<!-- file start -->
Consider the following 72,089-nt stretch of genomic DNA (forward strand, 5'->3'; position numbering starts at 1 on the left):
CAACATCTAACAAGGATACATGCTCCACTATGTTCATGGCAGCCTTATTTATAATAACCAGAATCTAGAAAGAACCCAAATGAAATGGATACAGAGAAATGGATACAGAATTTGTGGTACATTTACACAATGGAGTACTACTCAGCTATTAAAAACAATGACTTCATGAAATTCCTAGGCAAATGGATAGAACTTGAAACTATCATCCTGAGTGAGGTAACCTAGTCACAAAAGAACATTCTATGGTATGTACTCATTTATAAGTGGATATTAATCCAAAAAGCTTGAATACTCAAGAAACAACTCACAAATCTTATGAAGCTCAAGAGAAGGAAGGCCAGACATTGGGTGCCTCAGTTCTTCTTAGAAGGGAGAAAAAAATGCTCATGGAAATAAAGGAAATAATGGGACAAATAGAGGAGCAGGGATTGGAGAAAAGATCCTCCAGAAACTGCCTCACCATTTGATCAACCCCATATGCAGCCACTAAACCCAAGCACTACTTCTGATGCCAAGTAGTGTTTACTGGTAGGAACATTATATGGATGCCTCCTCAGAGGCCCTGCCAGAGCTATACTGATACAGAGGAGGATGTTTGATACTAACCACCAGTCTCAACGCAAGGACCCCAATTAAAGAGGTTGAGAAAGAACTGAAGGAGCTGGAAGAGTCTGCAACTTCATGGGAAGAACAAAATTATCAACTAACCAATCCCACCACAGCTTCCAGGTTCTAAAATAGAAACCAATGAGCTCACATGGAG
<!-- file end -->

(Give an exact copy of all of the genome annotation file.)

Consider the following 72,089-nt stretch of genomic DNA (forward strand, 5'->3'; position numbering starts at 1 on the left):
CAACATCTAACAAGGATACATGCTCCACTATGTTCATGGCAGCCTTATTTATAATAACCAGAATCTAGAAAGAACCCAAATGAAATGGATACAGAGAAATGGATACAGAATTTGTGGTACATTTACACAATGGAGTACTACTCAGCTATTAAAAACAATGACTTCATGAAATTCCTAGGCAAATGGATAGAACTTGAAACTATCATCCTGAGTGAGGTAACCTAGTCACAAAAGAACATTCTATGGTATGTACTCATTTATAAGTGGATATTAATCCAAAAAGCTTGAATACTCAAGAAACAACTCACAAATCTTATGAAGCTCAAGAGAAGGAAGGCCAGACATTGGGTGCCTCAGTTCTTCTTAGAAGGGAGAAAAAAATGCTCATGGAAATAAAGGAAATAATGGGACAAATAGAGGAGCAGGGATTGGAGAAAAGATCCTCCAGAAACTGCCTCACCATTTGATCAACCCCATATGCAGCCACTAAACCCAAGCACTACTTCTGATGCCAAGTAGTGTTTACTGGTAGGAACATTATATGGATGCCTCCTCAGAGGCCCTGCCAGAGCTATACTGATACAGAGGAGGATGTTTGATACTAACCACCAGTCTCAACGCAAGGACCCCAATTAAAGAGGTTGAGAAAGAACTGAAGGAGCTGGAAGAGTCTGCAACTTCATGGGAAGAACAAAATTATCAACTAACCAATCCCACCACAGCTTCCAGGTTCTAAAATAGAAACCAATGAGCTCACATGGAG